The German Cancer Research Center (DKFZ) will use the Ehningen-based quantum computer to develop cancer treatment methods specific to each patient.
“We want to explore how we can systematically process and use patients’ heterogeneous data with a quantum computer, so that we can identify new and more targeted options for patients who do not respond so well to immunotherapies. Ultimately, we are asking which patient can benefit from which treatment and how,” says Dr. Niels Halama, Head of Department of Translational Immunotherapy at DKFZ. “Linked to this topic are some applied research questions: Which signalling cascades and biological processes play a role in the disease? How can we use these to select a treatment on an individual basis? What kinds of problems actually lend themselves to being solved by quantum computers?”
Cancer patients’ medical records can often comprise up to 100 terabytes of data, that consists of personal indicators, sequencing and treatment data, and a lot more. Up to now, it has been virtually impossible to use this wealth of information efficiently due to a lack of appropriate processing mechanisms. As a result, the possibility of using promising personalised treatment approaches remains purely theoretical for many cancers, and patients are still receiving standard treatments.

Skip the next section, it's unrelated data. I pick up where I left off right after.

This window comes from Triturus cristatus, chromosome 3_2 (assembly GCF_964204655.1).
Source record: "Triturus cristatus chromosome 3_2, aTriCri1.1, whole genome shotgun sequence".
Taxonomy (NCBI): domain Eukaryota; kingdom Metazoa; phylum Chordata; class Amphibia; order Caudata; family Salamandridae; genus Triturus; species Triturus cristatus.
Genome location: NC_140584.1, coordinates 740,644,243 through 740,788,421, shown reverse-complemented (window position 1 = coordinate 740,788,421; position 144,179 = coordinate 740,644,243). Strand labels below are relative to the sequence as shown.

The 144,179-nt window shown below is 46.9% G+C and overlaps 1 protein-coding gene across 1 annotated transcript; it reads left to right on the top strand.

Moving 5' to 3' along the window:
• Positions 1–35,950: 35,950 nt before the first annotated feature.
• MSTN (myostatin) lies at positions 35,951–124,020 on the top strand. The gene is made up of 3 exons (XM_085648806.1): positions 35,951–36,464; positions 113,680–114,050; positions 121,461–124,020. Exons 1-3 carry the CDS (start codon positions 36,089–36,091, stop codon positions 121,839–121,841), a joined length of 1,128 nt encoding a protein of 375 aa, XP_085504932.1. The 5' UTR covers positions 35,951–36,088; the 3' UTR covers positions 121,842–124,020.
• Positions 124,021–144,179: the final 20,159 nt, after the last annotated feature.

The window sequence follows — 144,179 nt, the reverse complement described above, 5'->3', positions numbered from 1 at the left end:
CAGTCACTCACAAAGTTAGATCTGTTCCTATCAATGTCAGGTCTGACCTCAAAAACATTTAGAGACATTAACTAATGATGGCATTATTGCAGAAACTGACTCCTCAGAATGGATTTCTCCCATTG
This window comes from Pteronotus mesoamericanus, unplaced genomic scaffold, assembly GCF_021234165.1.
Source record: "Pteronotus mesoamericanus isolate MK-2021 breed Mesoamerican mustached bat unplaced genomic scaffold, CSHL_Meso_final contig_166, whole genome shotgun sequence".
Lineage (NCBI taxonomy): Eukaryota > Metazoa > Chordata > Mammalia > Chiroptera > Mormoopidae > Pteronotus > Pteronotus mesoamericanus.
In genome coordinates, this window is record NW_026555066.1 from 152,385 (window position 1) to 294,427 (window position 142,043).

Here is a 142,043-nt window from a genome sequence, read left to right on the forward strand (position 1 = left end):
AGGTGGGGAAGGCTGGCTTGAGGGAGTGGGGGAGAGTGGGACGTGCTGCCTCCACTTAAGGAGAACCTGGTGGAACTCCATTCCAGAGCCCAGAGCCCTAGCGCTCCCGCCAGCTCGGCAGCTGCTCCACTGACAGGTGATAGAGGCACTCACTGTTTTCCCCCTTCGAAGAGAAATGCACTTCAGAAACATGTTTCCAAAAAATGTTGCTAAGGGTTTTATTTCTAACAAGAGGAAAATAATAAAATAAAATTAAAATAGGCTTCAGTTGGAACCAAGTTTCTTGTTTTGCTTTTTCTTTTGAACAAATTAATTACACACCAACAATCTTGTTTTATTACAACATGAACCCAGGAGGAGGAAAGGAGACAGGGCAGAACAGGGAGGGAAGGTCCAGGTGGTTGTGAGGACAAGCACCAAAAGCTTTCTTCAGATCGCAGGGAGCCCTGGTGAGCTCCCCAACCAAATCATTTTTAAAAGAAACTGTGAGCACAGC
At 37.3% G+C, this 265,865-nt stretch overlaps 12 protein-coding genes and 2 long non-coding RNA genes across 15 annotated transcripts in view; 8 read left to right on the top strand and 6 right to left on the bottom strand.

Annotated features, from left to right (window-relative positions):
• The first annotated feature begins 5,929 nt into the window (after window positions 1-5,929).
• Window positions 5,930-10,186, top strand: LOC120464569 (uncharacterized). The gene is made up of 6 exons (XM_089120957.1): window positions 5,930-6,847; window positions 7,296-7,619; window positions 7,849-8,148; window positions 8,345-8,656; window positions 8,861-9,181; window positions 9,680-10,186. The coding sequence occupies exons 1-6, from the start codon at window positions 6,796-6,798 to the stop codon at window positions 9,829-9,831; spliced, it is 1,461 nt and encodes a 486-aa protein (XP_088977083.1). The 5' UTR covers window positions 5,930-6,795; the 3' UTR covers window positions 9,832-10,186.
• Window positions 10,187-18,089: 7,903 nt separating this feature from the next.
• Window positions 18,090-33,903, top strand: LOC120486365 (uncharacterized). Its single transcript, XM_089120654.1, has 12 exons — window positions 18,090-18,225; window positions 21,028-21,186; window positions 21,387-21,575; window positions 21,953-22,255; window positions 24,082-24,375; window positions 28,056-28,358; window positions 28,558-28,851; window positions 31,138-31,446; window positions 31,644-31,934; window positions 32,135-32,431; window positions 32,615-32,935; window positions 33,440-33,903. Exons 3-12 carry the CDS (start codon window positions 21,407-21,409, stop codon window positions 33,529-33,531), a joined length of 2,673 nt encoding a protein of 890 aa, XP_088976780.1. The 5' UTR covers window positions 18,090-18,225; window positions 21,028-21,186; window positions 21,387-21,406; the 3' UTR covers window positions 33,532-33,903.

The DKFZ team has already worked out the mathematical principles and carried out some initial work using other globally available systems and simulators. According to Halama, however, there is a huge difference between working on a simulator with perfect qubits and working on a real quantum computer such as IBM Q System One in Ehningen. It is only with the latter that you can see how stable things are at a certain level of complexity, where the pitfalls are and the possibilities.
The researchers hope the Ehningen will help develop algorithms suitable for processing all this information, but also to optimise certain methods, such as error corrections, for example.
DKFZ is now looking for cooperation partners from different research and industry fields to enter into an interdisciplinary investigation of the possibilities of quantum computing in cancer treatments.